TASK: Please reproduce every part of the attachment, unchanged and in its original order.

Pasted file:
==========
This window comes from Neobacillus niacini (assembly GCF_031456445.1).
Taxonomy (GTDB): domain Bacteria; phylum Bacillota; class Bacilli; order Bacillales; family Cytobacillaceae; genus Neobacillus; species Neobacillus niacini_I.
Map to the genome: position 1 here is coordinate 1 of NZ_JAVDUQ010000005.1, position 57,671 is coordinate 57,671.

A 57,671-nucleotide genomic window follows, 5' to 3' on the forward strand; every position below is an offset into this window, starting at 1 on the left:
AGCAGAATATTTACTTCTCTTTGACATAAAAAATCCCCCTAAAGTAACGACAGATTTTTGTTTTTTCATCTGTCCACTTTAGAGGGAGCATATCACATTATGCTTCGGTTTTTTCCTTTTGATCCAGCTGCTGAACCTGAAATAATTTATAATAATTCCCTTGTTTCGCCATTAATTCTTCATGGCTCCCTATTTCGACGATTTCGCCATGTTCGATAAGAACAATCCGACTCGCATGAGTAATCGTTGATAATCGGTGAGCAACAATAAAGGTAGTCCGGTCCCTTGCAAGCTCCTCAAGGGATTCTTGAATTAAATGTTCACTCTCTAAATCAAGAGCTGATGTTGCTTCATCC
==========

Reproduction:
This window comes from Neobacillus niacini (assembly GCF_031456445.1).
Taxonomy (GTDB): domain Bacteria; phylum Bacillota; class Bacilli; order Bacillales; family Cytobacillaceae; genus Neobacillus; species Neobacillus niacini_I.
Map to the genome: position 1 here is coordinate 1 of NZ_JAVDUQ010000005.1, position 57,671 is coordinate 57,671.

A 57,671-nucleotide genomic window follows, 5' to 3' on the forward strand; every position below is an offset into this window, starting at 1 on the left:
AGCAGAATATTTACTTCTCTTTGACATAAAAAATCCCCCTAAAGTAACGACAGATTTTTGTTTTTTCATCTGTCCACTTTAGAGGGAGCATATCACATTATGCTTCGGTTTTTTCCTTTTGATCCAGCTGCTGAACCTGAAATAATTTATAATAATTCCCTTGTTTCGCCATTAATTCTTCATGGCTCCCTATTTCGACGATTTCGCCATGTTCGATAAGAACAATCCGACTCGCATGAGTAATCGTTGATAATCGGTGAGCAACAATAAAGGTAGTCCGGTCCCTTGCAAGCTCCTCAAGGGATTCTTGAATTAAATGTTCACTCTCTAAATCAAGAGCTGATGTTGCTTCATCC